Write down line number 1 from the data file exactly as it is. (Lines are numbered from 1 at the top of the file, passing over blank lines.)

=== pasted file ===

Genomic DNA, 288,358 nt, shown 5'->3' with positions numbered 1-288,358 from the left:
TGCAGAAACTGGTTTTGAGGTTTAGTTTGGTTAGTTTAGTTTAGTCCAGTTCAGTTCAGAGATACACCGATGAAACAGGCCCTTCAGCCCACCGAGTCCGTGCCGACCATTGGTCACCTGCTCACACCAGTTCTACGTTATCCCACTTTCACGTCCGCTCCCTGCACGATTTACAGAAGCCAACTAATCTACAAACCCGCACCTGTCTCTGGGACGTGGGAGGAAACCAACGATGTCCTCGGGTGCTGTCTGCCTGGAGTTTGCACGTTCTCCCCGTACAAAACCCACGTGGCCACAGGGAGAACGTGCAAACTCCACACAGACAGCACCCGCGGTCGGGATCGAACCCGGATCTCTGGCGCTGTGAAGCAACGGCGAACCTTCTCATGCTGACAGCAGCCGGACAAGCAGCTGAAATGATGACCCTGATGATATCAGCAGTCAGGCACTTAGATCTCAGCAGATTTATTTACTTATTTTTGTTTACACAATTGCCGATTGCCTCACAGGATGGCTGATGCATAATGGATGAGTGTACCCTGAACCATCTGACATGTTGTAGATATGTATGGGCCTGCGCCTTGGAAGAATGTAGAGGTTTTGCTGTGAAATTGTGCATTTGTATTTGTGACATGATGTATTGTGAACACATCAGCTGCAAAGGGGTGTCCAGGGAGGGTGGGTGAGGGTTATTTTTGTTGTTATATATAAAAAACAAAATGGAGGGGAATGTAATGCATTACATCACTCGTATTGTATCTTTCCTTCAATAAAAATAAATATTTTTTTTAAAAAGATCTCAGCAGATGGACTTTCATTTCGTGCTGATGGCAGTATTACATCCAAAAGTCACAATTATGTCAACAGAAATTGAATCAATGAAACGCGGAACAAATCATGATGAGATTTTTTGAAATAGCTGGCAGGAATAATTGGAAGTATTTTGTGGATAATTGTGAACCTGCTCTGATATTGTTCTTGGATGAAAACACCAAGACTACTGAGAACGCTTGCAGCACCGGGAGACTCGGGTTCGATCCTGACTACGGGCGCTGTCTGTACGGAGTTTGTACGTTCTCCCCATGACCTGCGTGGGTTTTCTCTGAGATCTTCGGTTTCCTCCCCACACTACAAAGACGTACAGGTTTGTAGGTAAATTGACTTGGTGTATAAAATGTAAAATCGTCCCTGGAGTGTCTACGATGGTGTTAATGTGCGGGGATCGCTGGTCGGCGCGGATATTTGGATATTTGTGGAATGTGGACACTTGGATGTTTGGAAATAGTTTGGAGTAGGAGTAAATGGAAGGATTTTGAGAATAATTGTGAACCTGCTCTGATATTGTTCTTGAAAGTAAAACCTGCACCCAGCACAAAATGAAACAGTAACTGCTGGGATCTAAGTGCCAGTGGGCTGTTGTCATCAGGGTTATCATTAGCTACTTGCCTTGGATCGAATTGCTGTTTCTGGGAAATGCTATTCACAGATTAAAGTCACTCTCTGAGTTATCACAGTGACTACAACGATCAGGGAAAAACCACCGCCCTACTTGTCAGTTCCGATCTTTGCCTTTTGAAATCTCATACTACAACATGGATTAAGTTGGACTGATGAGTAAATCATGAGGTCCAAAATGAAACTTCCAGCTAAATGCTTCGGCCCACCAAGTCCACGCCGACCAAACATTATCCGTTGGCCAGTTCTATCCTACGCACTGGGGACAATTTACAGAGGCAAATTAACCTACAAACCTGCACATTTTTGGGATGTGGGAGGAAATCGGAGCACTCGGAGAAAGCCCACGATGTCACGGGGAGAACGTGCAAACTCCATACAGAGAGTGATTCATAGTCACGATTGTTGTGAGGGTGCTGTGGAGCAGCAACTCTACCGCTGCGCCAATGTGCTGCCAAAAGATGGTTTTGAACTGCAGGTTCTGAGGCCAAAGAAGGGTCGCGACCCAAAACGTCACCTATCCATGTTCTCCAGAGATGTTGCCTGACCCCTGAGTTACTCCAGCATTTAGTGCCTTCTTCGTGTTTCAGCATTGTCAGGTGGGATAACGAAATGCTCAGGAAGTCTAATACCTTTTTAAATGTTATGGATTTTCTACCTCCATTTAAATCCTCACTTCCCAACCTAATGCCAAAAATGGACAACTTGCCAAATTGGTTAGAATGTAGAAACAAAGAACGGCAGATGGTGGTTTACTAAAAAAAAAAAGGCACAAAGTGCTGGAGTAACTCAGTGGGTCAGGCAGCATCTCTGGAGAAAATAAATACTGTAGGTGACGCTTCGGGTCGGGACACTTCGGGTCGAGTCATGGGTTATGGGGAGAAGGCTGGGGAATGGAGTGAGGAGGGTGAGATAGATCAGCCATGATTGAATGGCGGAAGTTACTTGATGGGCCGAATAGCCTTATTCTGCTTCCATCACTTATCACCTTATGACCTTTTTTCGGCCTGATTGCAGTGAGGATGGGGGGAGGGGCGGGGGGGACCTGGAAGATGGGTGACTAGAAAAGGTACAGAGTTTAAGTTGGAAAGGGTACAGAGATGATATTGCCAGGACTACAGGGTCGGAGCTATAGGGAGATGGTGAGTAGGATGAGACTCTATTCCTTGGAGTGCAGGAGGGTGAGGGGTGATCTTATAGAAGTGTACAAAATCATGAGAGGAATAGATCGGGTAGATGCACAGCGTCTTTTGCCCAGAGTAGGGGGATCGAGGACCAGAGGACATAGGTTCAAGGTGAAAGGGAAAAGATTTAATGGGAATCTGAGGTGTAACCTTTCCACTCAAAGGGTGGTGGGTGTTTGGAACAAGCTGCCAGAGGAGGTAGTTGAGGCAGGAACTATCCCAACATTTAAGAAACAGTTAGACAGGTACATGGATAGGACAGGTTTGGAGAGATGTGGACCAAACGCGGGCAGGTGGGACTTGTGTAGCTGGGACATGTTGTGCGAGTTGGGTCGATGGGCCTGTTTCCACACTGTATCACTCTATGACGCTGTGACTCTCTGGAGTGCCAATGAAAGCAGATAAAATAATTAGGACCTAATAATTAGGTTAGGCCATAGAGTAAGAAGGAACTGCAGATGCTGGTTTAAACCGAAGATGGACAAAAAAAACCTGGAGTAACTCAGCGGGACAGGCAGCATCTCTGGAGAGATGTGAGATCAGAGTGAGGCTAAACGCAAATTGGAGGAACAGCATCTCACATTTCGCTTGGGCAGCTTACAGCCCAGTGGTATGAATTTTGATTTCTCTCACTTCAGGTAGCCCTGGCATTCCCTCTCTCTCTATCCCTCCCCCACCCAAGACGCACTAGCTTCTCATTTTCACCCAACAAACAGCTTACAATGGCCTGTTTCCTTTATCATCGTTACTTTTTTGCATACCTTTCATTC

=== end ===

Genomic DNA, 288,358 nt, shown 5'->3' with positions numbered 1-288,358 from the left: